Module 2: Strategic Planning

Your business ABSOLUTELY needs a strategic plan.

What is a strategic plan?

A strategic plan is a prioritized list of initiatives that have been heavily researched, planned with careful attention to process and resources and fits snuggly into your business model that can be executed to meet goals over the next three to five years. And it’s kind of important to have it ON PAPER!

What it’s not is a list of acquisitions, a to do list for your ongoing operations, a spring cleaning list to organize the shop, or many other things. Stick to those things outside of your current operations that can result in a calculable ROI and be completed within some time frame (even if that means it becomes operational).

We’re going to go over a few basic ingredients you’ll need to bring to the kitchen (Strategic Planning Kitchen) and then we’ll put the ingredients together for the meal, and I’ll come by your office to ensure that everything is cooked the way it should have been.

It is an inherently simple process.


Let’s get some definitions and “ingredients” out of the way


Mission - what is your organization’s purpose in the world. Short and Simple.

Vision - where are we going to be, what do we want the organization to look like

Goals - quantifiable hard numbers by a certain time. Agressive but Pragmatic

Core Competencies - What are you Great at?

Guiding Principles - how do you want your people behaving. Clear enough that everyone understands them and can apply them to even the smallest actions.

Initiative - Something you’re not already doing that will propel you toward the future you see for your business.

Strategic Filters - Applying values to the Mission, Vision, Core Competencies, Goals, and Guiding Principles to quantify the metrics that are important to you and your organization. You should be able to categorize your list from 6 to 12.

Hard Filter - If something doesn’t meet this criteria, it is eliminated from the list.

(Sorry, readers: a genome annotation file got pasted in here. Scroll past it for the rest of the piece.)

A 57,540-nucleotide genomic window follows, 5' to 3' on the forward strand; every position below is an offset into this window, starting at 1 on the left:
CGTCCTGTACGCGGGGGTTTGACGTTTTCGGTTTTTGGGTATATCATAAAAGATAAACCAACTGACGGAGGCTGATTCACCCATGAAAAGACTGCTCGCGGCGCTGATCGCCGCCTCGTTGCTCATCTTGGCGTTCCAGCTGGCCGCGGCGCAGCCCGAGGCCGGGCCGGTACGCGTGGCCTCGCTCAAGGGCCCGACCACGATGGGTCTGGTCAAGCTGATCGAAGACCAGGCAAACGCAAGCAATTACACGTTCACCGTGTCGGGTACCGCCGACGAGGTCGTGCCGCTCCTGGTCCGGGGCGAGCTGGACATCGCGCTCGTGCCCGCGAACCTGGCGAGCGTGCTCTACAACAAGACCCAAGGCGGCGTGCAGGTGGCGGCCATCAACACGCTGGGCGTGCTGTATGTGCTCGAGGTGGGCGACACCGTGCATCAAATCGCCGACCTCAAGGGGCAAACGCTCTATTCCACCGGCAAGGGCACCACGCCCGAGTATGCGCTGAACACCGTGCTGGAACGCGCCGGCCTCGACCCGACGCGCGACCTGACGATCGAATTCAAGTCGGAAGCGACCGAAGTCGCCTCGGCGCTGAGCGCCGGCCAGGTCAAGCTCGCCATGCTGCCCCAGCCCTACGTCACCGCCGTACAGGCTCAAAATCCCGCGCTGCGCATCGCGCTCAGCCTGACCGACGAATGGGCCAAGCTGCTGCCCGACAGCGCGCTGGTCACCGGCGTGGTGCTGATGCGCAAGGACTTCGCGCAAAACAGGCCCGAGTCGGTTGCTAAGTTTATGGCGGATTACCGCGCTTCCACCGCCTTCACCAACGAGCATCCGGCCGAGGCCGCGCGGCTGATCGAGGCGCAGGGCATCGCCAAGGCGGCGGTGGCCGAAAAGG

Soft Filter - Initiatives are valued on a scale from LOW to HIGH that allow you to compare initiatives for viability and allow you to prioritize.

Basics Tips

  • Make sure your mission and vision statements meet the definitions listed and are robust enough to meet your needs, but concise enough to not bore your audience - shareholders, clients, employees.

  • Ensure that your goals are quantifiable and have a due date (not necessarily a specific date, year or quarters are ok sometimes).

  • Ensure that your goals are ambitious, but not impossible pipe dreams.

  • Your core competencies should be what you do best - You should really focus on 2 or 3 top items that YOUR COMPANY (not you) REALLY masters!

  • Having guiding principles may seem daunting, but it’s a basic “morality” guide to how your business and everyone in it behaves.

  • You’ll make filters mainly sourced from these basics so make sure they’re air tight for the next step.

Forming Your Strategic Filters

When looking to form Strategic Filters, first take all of the things you might evaluate an initiative by and jot them down. If you want to involve staff (small business) or a board, this is a great time for brainstorming. Throw ideas out, jot them down on a whiteboard, and then when you hit a lull in the conversation send everyone out for a break. You want to involve your Mission, Vision, core competencies and guiding principles in these filters.

During this time, look for common themes and group those ideas. Try to come up with 6-12 common themed items, and then work on the phrasing that would either serve as a hard filter or a soft filter.

An example of a hard filter in a non-profit organization may be translated from a guiding principle to “help the community”

The filter would say “Does this initiative HELP the community or Hurt the community?”

Obviously here, if it hurts the community in any way, that organization may deem that as a “No” and fail the initiative. You would not sort this into the soft initiatives.

Soft initiatives are important but have different values. A high or low value would be given to initiatives in order to compare them to each other.

An example of a soft filter is “What is the annualized ROI on this initiative” - one initiative may have an annualized ROI of 17.467% and another may have an annualized ROI of 13.72%.

Understand that your filter may be as broad as “does this pass the smell test” or “does it give us the ‘warm and fuzzy’ feeling” - which is really either a Hard or a Soft filter depending on your organization’s needs, OR as specific as an ROI criteria that it has to be at LEAST 23% total ROI in order to meet our financial goals.


What ideas do you have that would move you toward your goals. It’s amazingly simple. Come up with a list of things that might move you toward your goals.

Use the filters to narrow your initiatives down and prioritize them.

BOOM! You’re done!

Well almost, Here are some helpful tools and videos!

Hard and Soft Filters

Module 2 Strategic Planning Deep Analysis Worksheet

Downloadable PDF Worksheets

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